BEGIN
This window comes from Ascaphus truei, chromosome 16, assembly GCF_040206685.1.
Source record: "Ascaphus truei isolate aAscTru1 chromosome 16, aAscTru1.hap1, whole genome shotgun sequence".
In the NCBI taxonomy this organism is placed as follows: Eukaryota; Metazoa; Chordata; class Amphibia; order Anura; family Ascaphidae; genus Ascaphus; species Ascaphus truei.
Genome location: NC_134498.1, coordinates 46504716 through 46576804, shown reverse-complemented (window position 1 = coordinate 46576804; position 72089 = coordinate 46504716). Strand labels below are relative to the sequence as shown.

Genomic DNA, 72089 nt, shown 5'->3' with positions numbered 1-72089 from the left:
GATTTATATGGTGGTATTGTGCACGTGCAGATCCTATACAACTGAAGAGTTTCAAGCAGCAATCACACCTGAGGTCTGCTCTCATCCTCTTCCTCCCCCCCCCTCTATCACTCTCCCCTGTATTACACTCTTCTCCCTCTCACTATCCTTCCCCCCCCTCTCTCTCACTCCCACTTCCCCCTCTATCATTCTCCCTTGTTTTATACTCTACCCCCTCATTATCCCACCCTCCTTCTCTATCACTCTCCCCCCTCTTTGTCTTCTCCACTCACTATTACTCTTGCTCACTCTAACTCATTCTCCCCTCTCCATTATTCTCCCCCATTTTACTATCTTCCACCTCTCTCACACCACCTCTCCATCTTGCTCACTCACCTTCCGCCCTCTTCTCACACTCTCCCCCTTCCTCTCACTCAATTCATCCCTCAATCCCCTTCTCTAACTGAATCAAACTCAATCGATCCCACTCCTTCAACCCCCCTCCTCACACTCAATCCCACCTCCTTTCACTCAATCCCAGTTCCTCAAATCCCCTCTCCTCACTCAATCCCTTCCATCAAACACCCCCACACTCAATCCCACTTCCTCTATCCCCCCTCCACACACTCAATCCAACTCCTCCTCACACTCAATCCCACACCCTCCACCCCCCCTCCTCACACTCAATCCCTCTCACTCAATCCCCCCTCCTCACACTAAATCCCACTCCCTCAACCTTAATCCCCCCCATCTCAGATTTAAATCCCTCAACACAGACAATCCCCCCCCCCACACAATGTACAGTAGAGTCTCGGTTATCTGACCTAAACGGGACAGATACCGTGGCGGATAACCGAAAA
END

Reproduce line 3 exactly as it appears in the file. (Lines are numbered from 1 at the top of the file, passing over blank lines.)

In the NCBI taxonomy this organism is placed as follows: Eukaryota; Metazoa; Chordata; class Amphibia; order Anura; family Ascaphidae; genus Ascaphus; species Ascaphus truei.